1.  Love. Survivor.

I’m not saying this ironically—and there is no hyperbole either: I don’t like Survivor; I love it (a show that, I might add, is currently airing its 36th—yes, 36th—season each Wednesday). I have a fledgling collection of Survivor-related paraphernalia including DVD sets, tribal buffs and a shot glass. I spend many, many hours each week listening to former contestant Rob (“The Rob That Sucks!”) Cesternino break down the latest reality TV RHAPpenings on his Survivor-themed podcast. I can name each season’s winner, runner(s)-up and location.

I think—and have thought—about Survivor more than any other piece of entertainment I’ve come across. And here’s the thing: I’m proud of it. There is no guilt attached to this pleasure, because Survivor makes me think, feel, analyze and debate. I treat it like I was asked to treat any of the texts on a syllabus, yet I do so with more fervor and enthusiasm, for I truly love it. And that makes all the difference.

Look. I recognize that it may not be “high-brow.” Survivor is not “sophisticated” or “intellectual.” It is not what is classically referred to as “art”—but who decides what “art” is, anyway? As I said: the show makes me think, feel, analyze and debate—and isn’t that why we turn to art in the first place?

My partner keeps up with the Kardashians—and as with my Survivor fandom, she feels no shame about this, nor should she. She once explained her Kim allegiance in a way that deeply resonated with my Survivor-supporting soul: “To say you ‘hate’ the Kardashians,” she said, “Is just boring.” It’s so obvious; it’s so easy. There’s little that’s interesting about that opinion. But what is interesting is looking at why Kim Kardashian is the cultural force that she is, and what that says about our world in 2018 and the society we live in. What is interesting is explaining why the Kardashians are worth thinking about. That’s less easy—but it’s far more fun.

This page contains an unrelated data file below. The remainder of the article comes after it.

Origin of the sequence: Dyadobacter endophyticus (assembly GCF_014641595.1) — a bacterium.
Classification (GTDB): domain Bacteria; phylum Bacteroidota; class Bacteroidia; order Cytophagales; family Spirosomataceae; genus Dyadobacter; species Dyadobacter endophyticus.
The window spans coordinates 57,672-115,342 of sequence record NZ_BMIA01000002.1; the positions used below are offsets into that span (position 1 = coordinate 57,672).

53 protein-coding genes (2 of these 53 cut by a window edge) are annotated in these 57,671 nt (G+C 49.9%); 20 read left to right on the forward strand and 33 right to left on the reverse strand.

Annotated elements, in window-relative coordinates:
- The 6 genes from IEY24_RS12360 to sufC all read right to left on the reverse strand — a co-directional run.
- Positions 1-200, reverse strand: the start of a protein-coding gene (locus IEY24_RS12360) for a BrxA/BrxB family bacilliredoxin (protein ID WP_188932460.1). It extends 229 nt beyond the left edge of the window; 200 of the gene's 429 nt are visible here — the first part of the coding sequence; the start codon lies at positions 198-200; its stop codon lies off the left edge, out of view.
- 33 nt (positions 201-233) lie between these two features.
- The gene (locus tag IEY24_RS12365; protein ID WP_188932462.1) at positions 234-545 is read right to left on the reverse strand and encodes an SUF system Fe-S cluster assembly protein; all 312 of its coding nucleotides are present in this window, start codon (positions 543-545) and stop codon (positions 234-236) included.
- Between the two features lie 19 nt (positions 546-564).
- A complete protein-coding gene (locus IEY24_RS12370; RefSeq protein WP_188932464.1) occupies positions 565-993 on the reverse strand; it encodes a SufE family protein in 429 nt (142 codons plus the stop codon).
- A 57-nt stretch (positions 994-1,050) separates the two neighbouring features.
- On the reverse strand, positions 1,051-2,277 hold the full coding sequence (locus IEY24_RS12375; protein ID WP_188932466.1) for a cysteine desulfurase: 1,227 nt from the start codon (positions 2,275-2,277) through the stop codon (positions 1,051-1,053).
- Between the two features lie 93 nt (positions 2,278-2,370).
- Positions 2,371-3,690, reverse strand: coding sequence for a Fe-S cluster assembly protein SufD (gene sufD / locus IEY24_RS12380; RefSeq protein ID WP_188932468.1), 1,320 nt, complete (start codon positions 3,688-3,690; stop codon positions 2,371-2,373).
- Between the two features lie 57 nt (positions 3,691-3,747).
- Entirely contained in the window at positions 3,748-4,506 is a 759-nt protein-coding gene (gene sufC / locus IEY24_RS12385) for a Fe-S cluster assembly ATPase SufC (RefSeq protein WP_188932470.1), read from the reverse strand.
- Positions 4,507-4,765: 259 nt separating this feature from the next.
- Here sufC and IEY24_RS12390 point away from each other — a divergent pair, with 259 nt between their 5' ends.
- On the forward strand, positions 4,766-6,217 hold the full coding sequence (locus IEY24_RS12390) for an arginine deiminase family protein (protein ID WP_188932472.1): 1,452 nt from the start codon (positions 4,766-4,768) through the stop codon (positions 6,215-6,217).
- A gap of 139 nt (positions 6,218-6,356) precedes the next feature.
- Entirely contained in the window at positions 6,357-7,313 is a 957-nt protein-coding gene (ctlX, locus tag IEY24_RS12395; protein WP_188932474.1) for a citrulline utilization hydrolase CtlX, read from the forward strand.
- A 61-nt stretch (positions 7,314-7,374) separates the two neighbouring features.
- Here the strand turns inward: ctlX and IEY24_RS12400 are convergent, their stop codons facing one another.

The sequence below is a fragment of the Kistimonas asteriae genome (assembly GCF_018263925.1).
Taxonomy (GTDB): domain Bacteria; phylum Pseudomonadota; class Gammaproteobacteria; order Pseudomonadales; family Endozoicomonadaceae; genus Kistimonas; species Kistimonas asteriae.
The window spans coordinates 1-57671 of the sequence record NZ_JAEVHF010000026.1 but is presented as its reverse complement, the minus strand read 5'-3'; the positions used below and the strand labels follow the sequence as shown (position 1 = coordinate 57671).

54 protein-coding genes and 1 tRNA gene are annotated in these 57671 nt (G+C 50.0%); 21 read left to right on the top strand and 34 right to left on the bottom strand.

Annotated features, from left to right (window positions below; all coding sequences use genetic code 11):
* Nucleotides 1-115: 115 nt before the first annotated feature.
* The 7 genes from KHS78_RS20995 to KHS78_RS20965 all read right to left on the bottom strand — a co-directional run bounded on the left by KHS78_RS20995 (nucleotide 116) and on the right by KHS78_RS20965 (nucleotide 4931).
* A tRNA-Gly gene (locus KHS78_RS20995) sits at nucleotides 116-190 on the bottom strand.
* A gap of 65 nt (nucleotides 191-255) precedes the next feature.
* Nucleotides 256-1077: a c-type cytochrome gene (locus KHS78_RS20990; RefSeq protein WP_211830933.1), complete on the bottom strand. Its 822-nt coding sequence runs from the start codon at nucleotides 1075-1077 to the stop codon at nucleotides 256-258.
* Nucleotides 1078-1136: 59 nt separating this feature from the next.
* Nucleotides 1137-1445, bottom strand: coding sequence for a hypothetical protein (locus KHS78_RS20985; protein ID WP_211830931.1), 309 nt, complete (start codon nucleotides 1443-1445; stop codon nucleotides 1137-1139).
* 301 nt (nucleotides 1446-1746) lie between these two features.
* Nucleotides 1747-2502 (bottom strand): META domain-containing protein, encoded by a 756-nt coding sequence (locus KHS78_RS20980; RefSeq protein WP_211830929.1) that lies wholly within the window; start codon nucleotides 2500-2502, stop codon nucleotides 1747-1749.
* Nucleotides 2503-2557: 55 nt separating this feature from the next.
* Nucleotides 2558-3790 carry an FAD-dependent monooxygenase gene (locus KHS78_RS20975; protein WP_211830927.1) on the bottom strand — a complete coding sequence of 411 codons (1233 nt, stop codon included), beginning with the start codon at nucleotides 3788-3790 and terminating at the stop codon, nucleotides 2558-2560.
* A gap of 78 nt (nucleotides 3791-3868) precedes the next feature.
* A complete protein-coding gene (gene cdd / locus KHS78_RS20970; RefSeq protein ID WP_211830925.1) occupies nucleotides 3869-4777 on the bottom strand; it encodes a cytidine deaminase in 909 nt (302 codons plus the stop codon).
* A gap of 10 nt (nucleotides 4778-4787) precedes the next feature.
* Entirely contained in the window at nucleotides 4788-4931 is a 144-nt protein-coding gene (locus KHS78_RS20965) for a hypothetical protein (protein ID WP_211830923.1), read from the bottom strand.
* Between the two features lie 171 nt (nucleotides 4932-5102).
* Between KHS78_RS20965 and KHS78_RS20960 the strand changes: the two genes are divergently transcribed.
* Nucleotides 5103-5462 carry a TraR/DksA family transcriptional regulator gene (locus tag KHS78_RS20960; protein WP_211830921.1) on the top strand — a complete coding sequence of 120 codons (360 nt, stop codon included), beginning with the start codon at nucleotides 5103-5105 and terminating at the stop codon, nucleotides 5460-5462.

This is precisely how I feel about Survivor. Sure, it may not be “intellectual”—but what I love is getting to intellectualize what others deem unworthy of such a pursuit. Which I do: I gladly interrogate the ethical implications of Boston Rob’s blindside on Lex; I enthusiastically defend my thesis about how All-Stars married reality TV with the age of postmodernism; I have still yet to settle my ongoing internal debate about whether Survivor is “a social experiment disguised as a game show” or  “a game show disguised as a social experiment” (or, most intriguing—and likely!—of all: a “social experiment disguised as a game show disguised as a social experiment”). I love getting to think smartly about something that appears, on its surface, silly.

And of course, Survivor is not the only piece of pop culture that warrants such critical engagement. I took an English course in my undergrad that was exclusively about Harry Potter, in which books that some might dismiss as “children’s stories” were treated (deservedly so) like serious literature worthy of actual academic examination. Similar courses exist on Game of Thrones, Beyonce and myriad pop culture phenomena. And yes—there’s even been one on Survivor.

This was all to say that I wholeheartedly defend the idea of loving whatever so-called “guilty pleasures” others might try to convince you are unworthy of your time, enthusiasm and care. Anything can be critically engaged with; anything can yield worthwhile discussion; and anything can make you think, feel, analyze and debate. So go ahead: keep up with the Kardashians. It might actually make you smarter.

But seriously, watch Survivor.